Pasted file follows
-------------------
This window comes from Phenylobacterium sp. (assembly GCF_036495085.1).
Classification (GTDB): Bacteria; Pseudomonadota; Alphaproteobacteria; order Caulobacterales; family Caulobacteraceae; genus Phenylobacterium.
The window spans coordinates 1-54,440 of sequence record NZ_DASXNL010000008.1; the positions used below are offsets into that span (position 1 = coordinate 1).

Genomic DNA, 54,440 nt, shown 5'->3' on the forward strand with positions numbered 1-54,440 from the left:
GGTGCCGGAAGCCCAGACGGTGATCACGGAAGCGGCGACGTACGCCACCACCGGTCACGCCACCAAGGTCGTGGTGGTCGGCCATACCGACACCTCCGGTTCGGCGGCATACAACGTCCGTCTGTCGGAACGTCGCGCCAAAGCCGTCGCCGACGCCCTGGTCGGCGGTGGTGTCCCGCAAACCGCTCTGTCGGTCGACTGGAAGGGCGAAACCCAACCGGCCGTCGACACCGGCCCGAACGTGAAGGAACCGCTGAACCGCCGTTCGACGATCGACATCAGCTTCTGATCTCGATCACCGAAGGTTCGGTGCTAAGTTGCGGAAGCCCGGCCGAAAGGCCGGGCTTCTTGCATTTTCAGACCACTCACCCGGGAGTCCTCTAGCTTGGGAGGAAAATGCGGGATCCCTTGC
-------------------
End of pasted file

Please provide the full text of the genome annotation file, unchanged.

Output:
This window comes from Phenylobacterium sp. (assembly GCF_036495085.1).
Classification (GTDB): Bacteria; Pseudomonadota; Alphaproteobacteria; order Caulobacterales; family Caulobacteraceae; genus Phenylobacterium.
The window spans coordinates 1-54,440 of sequence record NZ_DASXNL010000008.1; the positions used below are offsets into that span (position 1 = coordinate 1).

Genomic DNA, 54,440 nt, shown 5'->3' on the forward strand with positions numbered 1-54,440 from the left:
GGTGCCGGAAGCCCAGACGGTGATCACGGAAGCGGCGACGTACGCCACCACCGGTCACGCCACCAAGGTCGTGGTGGTCGGCCATACCGACACCTCCGGTTCGGCGGCATACAACGTCCGTCTGTCGGAACGTCGCGCCAAAGCCGTCGCCGACGCCCTGGTCGGCGGTGGTGTCCCGCAAACCGCTCTGTCGGTCGACTGGAAGGGCGAAACCCAACCGGCCGTCGACACCGGCCCGAACGTGAAGGAACCGCTGAACCGCCGTTCGACGATCGACATCAGCTTCTGATCTCGATCACCGAAGGTTCGGTGCTAAGTTGCGGAAGCCCGGCCGAAAGGCCGGGCTTCTTGCATTTTCAGACCACTCACCCGGGAGTCCTCTAGCTTGGGAGGAAAATGCGGGATCCCTTGC